If you spend time building and cultivating your relationship with followers on Twitter, they will be more receptive to communication during a time of crisis. Take time to understand those that interact regularly with your brand online. Build the relationships based on trust and mutual communication, not selling.

Monitor online / respond offline

Just because you have a social media strategy doesn’t mean that your response strategy always has to be online. Sometimes, the best solution to a problem is picking up the phone and talking to someone. Make sure your response strategy includes offline as well as online.

Know your Twitter language

Anyone who has spent time online knows that sometimes Twitter users can sound like they are speaking their own foreign language. Cutting things to 140 characters can sometimes bring about some weird spellings. Make sure you know how your brand/sector/industry is being talked about online.

Give someone the role of online monitoring and communication- and the appropriate authority and training

Make sure that online monitoring, information dissemination and response is a dedicated role during the handling of an issue or a crisis. And no, this can’t be just ‘the team that update the website can do that’. Social media during crisis requires a dedicated position to continually monitor chatter and develop and issue responses.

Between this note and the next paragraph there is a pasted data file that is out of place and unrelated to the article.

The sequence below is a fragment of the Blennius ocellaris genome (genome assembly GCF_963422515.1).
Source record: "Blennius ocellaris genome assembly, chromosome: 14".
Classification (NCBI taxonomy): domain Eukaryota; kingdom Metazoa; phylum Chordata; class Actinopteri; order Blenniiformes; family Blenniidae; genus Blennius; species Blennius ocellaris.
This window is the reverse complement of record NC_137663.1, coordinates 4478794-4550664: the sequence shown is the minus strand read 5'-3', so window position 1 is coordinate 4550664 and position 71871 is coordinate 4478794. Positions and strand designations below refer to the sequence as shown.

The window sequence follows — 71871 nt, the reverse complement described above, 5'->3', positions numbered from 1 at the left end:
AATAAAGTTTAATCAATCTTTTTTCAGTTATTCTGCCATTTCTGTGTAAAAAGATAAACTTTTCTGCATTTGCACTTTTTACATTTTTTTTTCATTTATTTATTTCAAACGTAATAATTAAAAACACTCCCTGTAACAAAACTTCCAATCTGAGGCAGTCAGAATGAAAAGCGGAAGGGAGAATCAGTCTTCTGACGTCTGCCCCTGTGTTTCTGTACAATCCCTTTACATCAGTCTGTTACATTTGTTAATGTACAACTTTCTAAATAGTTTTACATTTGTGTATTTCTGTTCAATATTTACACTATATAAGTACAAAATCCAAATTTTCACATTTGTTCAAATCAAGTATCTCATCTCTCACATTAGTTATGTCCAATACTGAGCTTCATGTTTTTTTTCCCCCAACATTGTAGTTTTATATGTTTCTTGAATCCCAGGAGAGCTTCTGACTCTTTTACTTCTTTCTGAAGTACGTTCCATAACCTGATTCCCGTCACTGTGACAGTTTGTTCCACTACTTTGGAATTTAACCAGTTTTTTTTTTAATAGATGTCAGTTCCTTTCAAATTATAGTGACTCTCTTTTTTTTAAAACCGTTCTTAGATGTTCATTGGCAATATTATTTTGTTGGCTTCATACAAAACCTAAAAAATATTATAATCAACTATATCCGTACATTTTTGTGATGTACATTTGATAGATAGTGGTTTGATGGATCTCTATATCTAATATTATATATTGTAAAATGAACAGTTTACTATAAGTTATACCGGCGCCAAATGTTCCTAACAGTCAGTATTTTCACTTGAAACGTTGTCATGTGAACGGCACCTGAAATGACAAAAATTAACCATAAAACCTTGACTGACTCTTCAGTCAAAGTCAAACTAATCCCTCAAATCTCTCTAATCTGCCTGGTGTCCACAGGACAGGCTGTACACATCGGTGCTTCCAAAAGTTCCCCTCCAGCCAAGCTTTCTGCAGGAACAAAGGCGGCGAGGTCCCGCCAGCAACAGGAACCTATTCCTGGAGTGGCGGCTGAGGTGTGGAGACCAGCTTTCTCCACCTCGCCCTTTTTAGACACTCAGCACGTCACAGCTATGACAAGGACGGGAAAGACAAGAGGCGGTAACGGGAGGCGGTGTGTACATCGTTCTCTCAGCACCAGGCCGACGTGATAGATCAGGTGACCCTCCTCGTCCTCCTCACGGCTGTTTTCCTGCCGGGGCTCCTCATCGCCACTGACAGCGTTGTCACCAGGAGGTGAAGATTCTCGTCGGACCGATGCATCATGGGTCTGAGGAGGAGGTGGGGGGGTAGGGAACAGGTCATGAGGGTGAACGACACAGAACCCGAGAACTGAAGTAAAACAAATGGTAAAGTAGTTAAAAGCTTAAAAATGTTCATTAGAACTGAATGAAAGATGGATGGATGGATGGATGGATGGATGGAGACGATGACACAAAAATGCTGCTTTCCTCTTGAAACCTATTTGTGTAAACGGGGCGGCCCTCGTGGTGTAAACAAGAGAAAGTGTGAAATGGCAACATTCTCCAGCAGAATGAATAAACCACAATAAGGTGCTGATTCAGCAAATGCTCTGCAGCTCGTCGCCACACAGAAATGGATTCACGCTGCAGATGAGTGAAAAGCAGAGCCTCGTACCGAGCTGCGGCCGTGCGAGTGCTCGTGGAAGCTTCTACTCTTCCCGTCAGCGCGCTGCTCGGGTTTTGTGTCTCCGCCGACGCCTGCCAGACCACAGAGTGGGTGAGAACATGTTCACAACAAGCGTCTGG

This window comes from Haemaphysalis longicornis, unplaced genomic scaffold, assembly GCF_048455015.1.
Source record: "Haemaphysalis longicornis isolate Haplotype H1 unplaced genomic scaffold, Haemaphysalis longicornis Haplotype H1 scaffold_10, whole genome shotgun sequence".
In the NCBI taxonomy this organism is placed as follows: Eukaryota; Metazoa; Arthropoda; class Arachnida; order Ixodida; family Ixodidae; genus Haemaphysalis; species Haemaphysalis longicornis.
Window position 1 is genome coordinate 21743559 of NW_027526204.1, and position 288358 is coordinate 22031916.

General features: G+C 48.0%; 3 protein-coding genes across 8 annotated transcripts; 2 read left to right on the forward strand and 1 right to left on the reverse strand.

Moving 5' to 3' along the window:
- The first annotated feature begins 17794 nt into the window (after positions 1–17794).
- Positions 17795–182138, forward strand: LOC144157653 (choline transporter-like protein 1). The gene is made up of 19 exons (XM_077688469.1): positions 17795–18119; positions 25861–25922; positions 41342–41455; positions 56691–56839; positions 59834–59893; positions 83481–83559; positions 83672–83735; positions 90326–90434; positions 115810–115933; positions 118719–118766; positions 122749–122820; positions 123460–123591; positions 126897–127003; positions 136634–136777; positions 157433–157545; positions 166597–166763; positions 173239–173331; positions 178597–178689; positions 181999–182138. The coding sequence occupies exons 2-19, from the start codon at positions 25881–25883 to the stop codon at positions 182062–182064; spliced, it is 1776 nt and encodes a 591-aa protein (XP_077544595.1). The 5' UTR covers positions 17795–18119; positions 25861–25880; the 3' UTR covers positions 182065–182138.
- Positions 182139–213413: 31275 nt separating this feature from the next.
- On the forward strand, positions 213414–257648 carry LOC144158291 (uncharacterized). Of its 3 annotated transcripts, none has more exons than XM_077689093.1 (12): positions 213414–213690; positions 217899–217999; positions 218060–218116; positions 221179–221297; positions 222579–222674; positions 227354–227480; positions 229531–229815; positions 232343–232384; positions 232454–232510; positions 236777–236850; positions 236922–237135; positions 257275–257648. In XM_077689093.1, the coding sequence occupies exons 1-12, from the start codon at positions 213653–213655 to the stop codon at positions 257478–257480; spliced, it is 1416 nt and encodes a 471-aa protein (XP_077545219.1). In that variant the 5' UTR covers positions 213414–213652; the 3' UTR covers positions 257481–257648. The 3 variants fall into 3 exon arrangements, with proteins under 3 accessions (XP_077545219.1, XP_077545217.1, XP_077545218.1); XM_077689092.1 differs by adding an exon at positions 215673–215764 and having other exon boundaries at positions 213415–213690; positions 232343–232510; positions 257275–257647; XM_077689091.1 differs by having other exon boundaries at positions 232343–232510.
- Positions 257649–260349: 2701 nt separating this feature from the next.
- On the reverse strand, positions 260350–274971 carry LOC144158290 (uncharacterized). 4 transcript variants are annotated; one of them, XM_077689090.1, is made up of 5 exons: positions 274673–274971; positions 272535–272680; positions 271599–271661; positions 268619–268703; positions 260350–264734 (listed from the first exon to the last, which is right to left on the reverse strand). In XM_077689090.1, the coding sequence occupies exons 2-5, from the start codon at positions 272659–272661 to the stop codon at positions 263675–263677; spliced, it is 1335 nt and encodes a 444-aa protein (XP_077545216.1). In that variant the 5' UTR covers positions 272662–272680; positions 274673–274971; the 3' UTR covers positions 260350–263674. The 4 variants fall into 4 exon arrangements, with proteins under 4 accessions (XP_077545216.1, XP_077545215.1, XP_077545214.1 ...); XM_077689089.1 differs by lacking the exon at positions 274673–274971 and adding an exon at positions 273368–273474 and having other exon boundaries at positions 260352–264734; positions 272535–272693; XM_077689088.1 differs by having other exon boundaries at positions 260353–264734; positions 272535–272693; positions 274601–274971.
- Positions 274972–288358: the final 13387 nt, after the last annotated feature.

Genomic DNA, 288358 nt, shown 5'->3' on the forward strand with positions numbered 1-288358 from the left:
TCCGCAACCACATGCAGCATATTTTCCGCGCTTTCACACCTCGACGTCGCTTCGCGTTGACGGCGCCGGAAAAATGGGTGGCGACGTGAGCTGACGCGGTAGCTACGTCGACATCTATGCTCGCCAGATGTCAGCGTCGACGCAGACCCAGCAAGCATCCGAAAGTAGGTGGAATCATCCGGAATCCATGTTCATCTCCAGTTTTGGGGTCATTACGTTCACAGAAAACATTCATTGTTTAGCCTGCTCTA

The people earmarked for this role should be natural users of Twitter that are give adequate training to ensure they can handle this medium as part of your crisis/issues management plan – crisis time is not a time for learning social media.

CASE IN POINT – TWITTER MONITORING DURING RECOVERY FROM THE 2009 VICTORIAN BUSHFIRES

In the aftermath of the 2009 Victorian Bushfires, geographical and keyword searches were set up to cover specific towns and areas that had been hit by the tragedy. The monitoring was used to review all of the chatter that was coming out of the locations.

The role of this monitoring was not to create a vehicle for direct communication and information via social media- there were more appropriate and personal methods to do this on the ground. Instead, the information gleaned by reviewing information informed the issues management and communications processes. Monitoring the online chatter allowed an overview of some of the public sentiments that was being felt around these towns, allowing the communication strategy to adapt and respond.

Do you have any other tips?